We saved the visual testing for Invision.
Step 4: Visual Design
Chatbot visual design (Sketch)
Once we had a solid base for the conversation map, had developed a personality, and constructed a functional prototype to use for testing, it was time to begin visualizing how the chatbot would look and feel.
We began by creating wireframes and jotting down the different chat instances that would be needed for the visual design.
We needed instances like:
- Free-form user entry
- User entry with buttons
- Display of available housing locations
- Hand-off to a representative
- Chatbot closed
- Chatbot location on page
With everything laid out nicely, it was time to render some high fidelity mockups for the chatbot.
Although this project was mainly a user experience challenge, there was room here to use visual elements to improve the experience for users.
Of course, there were challenges with the visual design. How do we display so much information in a concise and easy to understand manner? For the housing locations, for example, we found that the long string of information didn’t work as well as a carousel that allows users to easily view the closest location to them, then scroll to the right to see additional locations.
It’s critical that users never felt stuck or confused when using your chatbot. We added a “help” button in the top right of the chat interface to allow users an easy way to restart, speak with a representative, or visit the FAQ.
Step 5: User Testing
Once we had all of our ducks in a row, including a hypothesis for the chatbot and how users would prefer to use it, we created a test plan. The test plan consisted of all the aspects of the experience that we wanted to test. We leveraged UserTesting to gather testers, then sent them on guided experiences where they were asked to voice their opinions about the different components of the chatbot we wanted to test.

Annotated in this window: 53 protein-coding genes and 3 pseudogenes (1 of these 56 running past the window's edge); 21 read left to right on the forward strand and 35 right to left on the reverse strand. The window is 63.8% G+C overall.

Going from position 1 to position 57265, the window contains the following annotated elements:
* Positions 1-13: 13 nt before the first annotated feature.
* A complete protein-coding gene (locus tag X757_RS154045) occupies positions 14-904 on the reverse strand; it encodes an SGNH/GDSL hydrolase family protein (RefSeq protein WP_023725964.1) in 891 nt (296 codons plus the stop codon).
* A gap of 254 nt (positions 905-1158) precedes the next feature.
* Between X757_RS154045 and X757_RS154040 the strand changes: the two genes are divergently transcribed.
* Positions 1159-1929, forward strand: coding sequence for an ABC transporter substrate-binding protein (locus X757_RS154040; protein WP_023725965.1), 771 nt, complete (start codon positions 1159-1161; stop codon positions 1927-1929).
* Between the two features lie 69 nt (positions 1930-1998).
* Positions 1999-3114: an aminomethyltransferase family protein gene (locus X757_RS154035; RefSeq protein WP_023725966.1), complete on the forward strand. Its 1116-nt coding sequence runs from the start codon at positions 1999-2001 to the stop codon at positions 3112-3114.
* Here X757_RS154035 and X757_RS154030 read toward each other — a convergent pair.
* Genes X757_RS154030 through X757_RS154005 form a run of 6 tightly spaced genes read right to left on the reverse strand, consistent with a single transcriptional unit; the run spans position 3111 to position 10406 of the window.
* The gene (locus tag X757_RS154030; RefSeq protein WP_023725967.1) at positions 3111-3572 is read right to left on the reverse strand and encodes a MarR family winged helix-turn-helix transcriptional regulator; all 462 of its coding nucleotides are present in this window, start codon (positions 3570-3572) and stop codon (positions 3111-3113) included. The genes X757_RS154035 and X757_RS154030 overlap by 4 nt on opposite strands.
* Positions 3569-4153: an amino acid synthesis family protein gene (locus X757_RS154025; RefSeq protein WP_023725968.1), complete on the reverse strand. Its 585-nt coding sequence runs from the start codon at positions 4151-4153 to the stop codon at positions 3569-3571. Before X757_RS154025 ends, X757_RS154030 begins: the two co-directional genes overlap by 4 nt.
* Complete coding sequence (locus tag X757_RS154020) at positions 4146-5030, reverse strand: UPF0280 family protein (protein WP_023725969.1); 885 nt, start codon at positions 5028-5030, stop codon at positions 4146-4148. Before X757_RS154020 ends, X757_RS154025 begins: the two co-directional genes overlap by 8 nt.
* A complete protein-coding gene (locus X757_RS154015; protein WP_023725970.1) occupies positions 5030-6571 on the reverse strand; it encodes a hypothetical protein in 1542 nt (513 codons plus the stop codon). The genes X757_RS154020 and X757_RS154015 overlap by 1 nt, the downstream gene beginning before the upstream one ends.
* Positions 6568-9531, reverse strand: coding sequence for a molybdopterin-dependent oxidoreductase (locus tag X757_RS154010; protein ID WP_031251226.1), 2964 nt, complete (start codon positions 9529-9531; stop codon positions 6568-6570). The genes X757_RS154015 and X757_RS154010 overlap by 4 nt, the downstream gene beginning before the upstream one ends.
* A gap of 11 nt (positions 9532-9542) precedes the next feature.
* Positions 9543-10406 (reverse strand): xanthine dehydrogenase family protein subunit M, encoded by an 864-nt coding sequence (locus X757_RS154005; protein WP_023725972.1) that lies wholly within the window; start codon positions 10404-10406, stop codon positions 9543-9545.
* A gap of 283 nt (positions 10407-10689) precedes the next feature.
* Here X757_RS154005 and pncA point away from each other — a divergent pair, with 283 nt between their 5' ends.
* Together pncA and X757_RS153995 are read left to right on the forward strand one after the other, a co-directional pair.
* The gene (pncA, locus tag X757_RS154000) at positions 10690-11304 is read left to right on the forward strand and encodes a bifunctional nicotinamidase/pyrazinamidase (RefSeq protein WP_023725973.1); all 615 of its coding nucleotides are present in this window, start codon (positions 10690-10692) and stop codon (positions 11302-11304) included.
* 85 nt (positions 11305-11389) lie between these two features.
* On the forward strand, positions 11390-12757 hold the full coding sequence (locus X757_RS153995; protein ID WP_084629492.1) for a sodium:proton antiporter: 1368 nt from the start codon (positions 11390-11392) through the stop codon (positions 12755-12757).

Our test plan consisted of the following goals:
- What kind of tone/conversation type do users prefer?
- How do we make the chatbot easily discoverable?
- Does the image or name of the bot adjust people’s opinions of the interactions?
- What is the best way to hand off customers to a rep?
- Is a chatbot is quicker than the current apartment search UI? Does it feel quicker?
- Is a chatbot quicker to find and use than the current website?
- What page should the chatbot be on?
- We ran a test that focused on each of these different testing points and as project lead, we reviewed all of the user testing videos. It was an exhaustive process, but the results were extremely helpful and insightful. Some test results were as expected, while others yielded some surprising and unexpected results.
For example, we assumed that users would generally enjoy the bot’s personality (remember how meticulously it was constructed?). It was friendly, professional, and most of all, informative. However, when we tested the friendly bot versus a cut and dry, to the point bot with no fluff in the conversation, users preferred the terse bot to the friendly one. On reviewing the results, we learned that users didn’t want to waste time being friendly with a bot. They simply wanted the information as quickly as possible and because they knew it wasn’t a human, they weren’t willing to entertain a conversation.
Saying things like “That’s great, thank you for the information! Let me get that squared away for you.” added more reading for users. Replacing that message with, “Got it, here are the results!” made for less steps in reaching their goal.
After reviewing the user testing videos and formalizing a consensus for all of the results, we had to improve the bot to match users’ feedback. This was the easy part. With clarity on how users wanted the bot to function, all we had to do was make the necessary changes.
With these changes implemented to the flow and design, we delivered the finalized chatbot recommendations and design to the client. Overall, we learned a lot from this project and felt that it was a smashing success. This project made us realize that no matter how sure we are about a certain experience, users may have a different opinion about how they’d like it to be.